The following article Pesticides and Polio: A Critique of Scientific Literature, is by Jim West (abridged). It was first published in The Townsend Letter for Doctors and Patients, June 2000, then republished as a 2nd edition in 2002 by The Weston A. Price Foundation, with additional material and the editorship of Sally Fallon. The article summarizes his book, “DDT/Polio”, which he had attempted to publish in 1998. This is a 3rd edition, August 14, 2015.
Pesticides and Polio: A Critique of Scientific Literature – Jim West
The following statement appeared in the Handbook of Pesticide Toxicology, 1991, edited by Wayland J. Hayes and Edward R. Laws:
“It has been alleged that DDT causes or contributes to a wide variety of diseases of humans and animals not previously recognized as associated with any chemical. Such diseases included. . . poliomyelitis, . . . such irresponsible claims could produce great harm and, if taken seriously, even interfere with scientific search for true causes. . .”1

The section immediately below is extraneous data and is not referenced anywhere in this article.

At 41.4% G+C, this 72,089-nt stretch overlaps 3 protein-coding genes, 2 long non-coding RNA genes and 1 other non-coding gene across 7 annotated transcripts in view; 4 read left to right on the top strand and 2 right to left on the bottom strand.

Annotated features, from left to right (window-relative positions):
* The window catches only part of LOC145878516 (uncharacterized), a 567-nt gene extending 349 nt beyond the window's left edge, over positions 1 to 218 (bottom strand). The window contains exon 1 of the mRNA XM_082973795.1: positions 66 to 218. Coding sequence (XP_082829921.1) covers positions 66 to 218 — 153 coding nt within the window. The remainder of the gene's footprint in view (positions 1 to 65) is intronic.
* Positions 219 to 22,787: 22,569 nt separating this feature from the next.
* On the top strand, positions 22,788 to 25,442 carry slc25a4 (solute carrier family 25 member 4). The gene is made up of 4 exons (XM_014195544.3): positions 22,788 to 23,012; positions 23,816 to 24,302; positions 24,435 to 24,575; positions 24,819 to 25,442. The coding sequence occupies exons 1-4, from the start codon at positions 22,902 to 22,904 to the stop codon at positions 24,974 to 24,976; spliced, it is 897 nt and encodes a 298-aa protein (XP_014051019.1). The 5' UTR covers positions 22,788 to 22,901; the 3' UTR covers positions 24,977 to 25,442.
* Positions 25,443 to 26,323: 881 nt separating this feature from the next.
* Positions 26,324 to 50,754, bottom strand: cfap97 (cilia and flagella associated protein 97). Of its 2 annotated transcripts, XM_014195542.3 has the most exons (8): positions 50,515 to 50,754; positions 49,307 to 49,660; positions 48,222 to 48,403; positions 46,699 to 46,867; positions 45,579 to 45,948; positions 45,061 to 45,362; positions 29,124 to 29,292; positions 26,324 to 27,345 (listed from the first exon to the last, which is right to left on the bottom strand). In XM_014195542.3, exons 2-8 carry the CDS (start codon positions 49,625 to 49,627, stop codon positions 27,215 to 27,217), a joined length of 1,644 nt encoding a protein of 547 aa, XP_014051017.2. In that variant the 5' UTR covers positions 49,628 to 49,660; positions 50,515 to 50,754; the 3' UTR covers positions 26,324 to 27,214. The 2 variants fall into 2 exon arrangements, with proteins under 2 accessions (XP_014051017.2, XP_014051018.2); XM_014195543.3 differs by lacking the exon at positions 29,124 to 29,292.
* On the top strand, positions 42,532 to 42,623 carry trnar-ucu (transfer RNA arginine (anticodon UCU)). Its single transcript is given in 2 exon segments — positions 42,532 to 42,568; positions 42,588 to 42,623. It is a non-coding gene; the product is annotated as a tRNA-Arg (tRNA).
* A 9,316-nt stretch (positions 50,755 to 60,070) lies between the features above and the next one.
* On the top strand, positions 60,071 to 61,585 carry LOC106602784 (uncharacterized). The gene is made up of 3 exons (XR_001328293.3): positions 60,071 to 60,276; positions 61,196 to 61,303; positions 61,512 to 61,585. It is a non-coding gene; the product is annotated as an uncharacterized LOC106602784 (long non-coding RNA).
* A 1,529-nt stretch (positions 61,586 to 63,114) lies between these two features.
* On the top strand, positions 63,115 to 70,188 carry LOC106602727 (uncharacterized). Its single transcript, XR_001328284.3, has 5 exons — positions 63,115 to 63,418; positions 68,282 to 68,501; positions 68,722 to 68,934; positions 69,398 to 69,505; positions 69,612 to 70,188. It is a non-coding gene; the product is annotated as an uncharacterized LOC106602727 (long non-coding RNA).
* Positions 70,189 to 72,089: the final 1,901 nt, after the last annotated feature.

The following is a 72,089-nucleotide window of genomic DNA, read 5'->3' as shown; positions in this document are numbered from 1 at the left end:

Hayes and Laws were informing their readers about the heretic, Dr. Morton S. Biskind. In 1953, when Biskind’s writings were published, the United States had just endured its greatest polio epidemic.
The entire public was steeped in dramatic images–a predatory poliovirus, nearly a million dead and paralyzed children, iron lungs, struggling doctors and dedicated nurses. The late president Franklin D. Roosevelt had been memorialized as a polio victim who was infected with the deadly poliovirus near the beautiful and remote island of Campobello.
The media was saturated with positive images of scientific progress and the marvels of DDT to kill disease-carrying mosquitos. Jonas Salk was in the wings, preparing to be moved center stage.
Through this intellectually paralyzing atmosphere, Dr. Biskind had the composure to argue what he thought was the most obvious explanation for the polio epidemic:
Central nervous system diseases (CNS) such as polio are actually the physiological and symptomatic manifestations of the ongoing government- and industry sponsored inundation of the world’s populace with central nervous system poisons.